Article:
Lakeview Orchestra returns to the sea in committed style

Mon Feb 14, 2022 at 9:53 am

By Tim Sawyier

Gregory Hughes conducted the Lakeview Orchestra in music of Smyth, Mendelssohn and Debussy Sunday at the Athenaeum Theatre. Photo: Michelle Pranger

Shortly before the pandemic forced orchestras the world over to hit the pause button on performances in March 2020, the Lakeview Orchestra had been hard at work on Debussy’s La Mer. At the Athenaeum Theatre on Sunday afternoon, almost exactly two years since that initial performance was nixed, the dynamic community orchestra gave a committed account of Debussy’s iconic score to signal the resumption of business almost as usual.

Since its founding in 2013, the Lakeview Orchestra has grown dramatically under the aegis of artistic director Gregory Hughes, who does double duty as the ensemble’s general manager. La Mer is a demanding outing for even seasoned professional groups, and such an ambitious undertaking speaks to the trust and confidence that have developed between Hughes and his volunteer colleagues.

Hughes drew an atmospheric bed of sound from low strings and harps in the opening of “De l’aube à midi sur la mer,” and in several places wisely backed off tempi to keep Debussy’s knotty writing navigable by his players. While some exposed string sections clearly betrayed the group’s non-professional status, the movement’s extended sunrise had all the sweep and grandeur one could hope for, and the closing statements genuinely gleamed.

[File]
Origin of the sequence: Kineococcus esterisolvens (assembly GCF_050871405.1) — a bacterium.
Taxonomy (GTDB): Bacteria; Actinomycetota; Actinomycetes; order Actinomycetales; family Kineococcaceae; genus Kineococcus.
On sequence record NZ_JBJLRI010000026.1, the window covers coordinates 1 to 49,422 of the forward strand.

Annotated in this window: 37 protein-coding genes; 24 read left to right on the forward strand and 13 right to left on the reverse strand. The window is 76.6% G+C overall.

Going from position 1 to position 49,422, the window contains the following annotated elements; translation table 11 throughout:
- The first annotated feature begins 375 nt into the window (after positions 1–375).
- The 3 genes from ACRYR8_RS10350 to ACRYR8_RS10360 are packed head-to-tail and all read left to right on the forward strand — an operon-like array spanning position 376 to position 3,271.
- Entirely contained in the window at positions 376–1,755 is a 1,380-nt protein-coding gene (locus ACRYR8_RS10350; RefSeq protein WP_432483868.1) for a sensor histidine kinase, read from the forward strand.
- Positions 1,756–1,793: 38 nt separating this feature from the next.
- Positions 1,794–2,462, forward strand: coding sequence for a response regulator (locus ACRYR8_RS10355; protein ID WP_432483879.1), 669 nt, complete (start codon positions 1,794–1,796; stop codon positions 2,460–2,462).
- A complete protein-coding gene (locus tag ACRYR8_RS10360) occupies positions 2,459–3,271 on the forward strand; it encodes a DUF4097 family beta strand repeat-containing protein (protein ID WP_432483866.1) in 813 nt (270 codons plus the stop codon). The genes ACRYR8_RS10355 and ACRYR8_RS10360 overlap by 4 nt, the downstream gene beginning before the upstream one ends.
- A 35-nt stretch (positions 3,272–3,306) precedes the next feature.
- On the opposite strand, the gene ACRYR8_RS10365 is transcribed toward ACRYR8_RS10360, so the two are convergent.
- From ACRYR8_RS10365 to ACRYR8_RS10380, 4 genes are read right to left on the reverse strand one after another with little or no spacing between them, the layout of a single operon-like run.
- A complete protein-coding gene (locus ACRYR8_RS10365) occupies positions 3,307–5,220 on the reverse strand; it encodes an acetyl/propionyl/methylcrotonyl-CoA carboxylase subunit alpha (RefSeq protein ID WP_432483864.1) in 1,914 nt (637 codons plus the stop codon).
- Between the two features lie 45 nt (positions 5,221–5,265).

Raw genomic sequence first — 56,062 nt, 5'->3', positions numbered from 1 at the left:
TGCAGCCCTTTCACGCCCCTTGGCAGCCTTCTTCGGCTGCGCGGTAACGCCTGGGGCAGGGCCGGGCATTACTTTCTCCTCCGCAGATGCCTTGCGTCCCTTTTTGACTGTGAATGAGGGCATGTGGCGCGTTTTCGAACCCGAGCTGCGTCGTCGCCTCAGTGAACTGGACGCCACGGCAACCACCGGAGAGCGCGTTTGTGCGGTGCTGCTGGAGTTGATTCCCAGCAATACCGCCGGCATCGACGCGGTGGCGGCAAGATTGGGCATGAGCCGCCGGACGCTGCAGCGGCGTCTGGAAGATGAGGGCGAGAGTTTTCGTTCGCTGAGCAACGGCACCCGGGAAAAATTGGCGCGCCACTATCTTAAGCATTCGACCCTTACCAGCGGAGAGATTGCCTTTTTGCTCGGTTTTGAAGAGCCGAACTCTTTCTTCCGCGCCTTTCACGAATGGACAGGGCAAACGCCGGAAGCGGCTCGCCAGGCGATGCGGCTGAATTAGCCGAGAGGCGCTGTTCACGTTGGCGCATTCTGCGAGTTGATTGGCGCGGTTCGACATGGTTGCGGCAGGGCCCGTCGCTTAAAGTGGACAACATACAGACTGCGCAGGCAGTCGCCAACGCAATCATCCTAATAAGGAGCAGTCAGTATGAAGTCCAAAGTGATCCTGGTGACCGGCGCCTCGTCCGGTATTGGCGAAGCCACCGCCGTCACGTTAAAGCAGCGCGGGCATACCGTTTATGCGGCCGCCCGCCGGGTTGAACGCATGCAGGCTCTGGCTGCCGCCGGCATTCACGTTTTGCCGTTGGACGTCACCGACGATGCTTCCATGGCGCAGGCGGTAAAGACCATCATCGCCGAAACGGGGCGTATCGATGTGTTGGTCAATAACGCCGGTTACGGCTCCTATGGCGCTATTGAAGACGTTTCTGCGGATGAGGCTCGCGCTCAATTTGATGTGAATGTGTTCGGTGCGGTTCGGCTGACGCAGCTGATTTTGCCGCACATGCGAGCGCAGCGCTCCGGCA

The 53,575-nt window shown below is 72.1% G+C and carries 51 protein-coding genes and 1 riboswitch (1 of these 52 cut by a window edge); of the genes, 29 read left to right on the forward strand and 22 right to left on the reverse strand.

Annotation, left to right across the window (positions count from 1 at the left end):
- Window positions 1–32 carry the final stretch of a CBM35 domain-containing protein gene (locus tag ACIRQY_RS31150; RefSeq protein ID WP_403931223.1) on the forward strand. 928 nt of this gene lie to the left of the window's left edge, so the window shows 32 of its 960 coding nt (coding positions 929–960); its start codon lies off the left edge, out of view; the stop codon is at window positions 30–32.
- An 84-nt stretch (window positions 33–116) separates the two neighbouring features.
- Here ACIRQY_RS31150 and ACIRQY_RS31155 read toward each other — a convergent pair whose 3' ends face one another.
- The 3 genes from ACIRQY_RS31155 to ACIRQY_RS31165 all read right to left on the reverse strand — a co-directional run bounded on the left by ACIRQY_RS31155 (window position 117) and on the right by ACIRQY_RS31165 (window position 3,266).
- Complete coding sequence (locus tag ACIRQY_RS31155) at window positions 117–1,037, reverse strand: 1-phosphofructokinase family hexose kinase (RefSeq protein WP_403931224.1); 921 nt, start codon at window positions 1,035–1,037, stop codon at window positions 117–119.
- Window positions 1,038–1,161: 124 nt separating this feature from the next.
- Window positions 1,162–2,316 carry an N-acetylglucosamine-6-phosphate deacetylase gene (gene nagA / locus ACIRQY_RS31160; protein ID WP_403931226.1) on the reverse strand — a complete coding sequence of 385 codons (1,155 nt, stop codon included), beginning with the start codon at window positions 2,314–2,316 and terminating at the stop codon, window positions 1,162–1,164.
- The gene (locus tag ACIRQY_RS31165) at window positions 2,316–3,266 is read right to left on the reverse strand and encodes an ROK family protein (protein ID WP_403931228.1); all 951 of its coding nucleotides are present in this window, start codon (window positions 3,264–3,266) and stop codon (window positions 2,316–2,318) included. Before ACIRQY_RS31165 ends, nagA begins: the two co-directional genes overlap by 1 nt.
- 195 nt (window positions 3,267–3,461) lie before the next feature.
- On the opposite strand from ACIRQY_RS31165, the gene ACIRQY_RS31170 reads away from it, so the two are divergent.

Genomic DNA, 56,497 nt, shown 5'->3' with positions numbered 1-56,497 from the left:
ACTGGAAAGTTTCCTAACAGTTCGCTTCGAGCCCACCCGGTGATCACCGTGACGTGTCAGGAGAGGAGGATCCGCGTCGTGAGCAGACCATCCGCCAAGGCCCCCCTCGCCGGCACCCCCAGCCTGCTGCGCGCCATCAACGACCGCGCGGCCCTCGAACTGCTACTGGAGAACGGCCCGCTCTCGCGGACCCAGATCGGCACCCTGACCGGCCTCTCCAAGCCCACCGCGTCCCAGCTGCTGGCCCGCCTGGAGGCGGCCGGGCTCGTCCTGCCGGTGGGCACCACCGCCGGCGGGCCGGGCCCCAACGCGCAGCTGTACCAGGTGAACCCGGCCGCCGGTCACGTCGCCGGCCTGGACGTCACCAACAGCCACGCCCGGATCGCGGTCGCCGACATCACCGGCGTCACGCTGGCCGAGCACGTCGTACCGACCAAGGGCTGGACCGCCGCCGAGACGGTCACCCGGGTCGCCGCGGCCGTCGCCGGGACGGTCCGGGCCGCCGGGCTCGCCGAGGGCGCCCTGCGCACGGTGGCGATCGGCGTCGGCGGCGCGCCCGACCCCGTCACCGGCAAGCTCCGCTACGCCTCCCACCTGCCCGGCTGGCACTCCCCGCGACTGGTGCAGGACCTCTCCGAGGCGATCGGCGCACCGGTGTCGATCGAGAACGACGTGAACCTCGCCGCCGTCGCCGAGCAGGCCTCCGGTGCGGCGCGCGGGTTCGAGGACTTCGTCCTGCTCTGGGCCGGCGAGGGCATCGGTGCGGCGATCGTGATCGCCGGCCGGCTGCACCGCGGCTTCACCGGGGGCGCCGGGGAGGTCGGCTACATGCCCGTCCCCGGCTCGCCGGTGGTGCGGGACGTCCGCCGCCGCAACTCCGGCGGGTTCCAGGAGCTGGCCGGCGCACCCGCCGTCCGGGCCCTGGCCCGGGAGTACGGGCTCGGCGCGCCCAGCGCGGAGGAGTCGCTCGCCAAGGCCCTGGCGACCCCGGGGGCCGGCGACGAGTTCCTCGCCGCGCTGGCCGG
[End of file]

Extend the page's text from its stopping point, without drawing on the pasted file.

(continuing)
Hughes kept a firm hand amidst the intricacies of “Jeux de vagues,” where the music’s genuinely playful quality came through, and principal oboe Melanie Pozdol was a standout in some notoriously difficult passages for her instrument. Hughes imbued the final “Dialogue du vent et de la mer” with the requisite tempestuousness, from the growling cello statements at the opening to its ecstatic close. The vast majority of Lakeview Orchestra members make their livings in non-musical professions, and it was moving to see such a group offer a devoted performance for the sheer joy of doing so.

The afternoon’s soloist was 14-year-old violinist Henry Auxenfans, who performed Mendelssohn’s Violin Concerto as the winner of the Orchestra’s 2022 Concerto Competition. Auxenfans is a freshman at the University of Chicago Laboratory Schools, and has been a member of various Chicago Youth Symphony Orchestra ensembles since second grade. His performance Sunday was as accomplished as one is likely to hear from someone of his age and experience.

Henry Auxenfans performed Mendelssohn’s Violin Concerto with the Lakeview Orchestra on Sunday. Photo: Michelle Pranger

He brought contrast and sensitivity to the Allegro molto appassionato, and was at his lyrical finest in the serenely singing Andante. There were some technical struggles and anxious moments in the finale, but Auxenfans’ excitement and talent shined through the nerves, and Hughes kept the performance on the rails with a steady hand. It will be exciting to see how Auxenfans develops as a soloist, should music be the one of his many talents he opts to pursue professionally.

The performance opened with the Serenade in D by the British composer Ethel Smyth (1858-1944). Smyth’s Serenade was premiered in 1893, and was her first substantial work for orchestra. While the score is in an appealing, outdoorsy, neo-Brahmsian vein, its 35-minute length makes it easy to believe this was a first try. 

All four movements are all at more or less fast tempi, and its ideas are developed in a seemingly arbitrary fashion that could have benefited from some judicious editing. It also seemed like a questionable decision to include such a large, demanding, and certainly unfamiliar work on the same program as the Debussy. Nonetheless, Hughes clearly had a vision of the score, and his rapport with the Lakeview players was evident throughout.

The Lakeview Orchestra next performance is April 10, featuring Tchaikovsky’s Fourth Symphony and Samuel Coleridge-Taylor’s Violin Concerto with soloist Janis Sakai.

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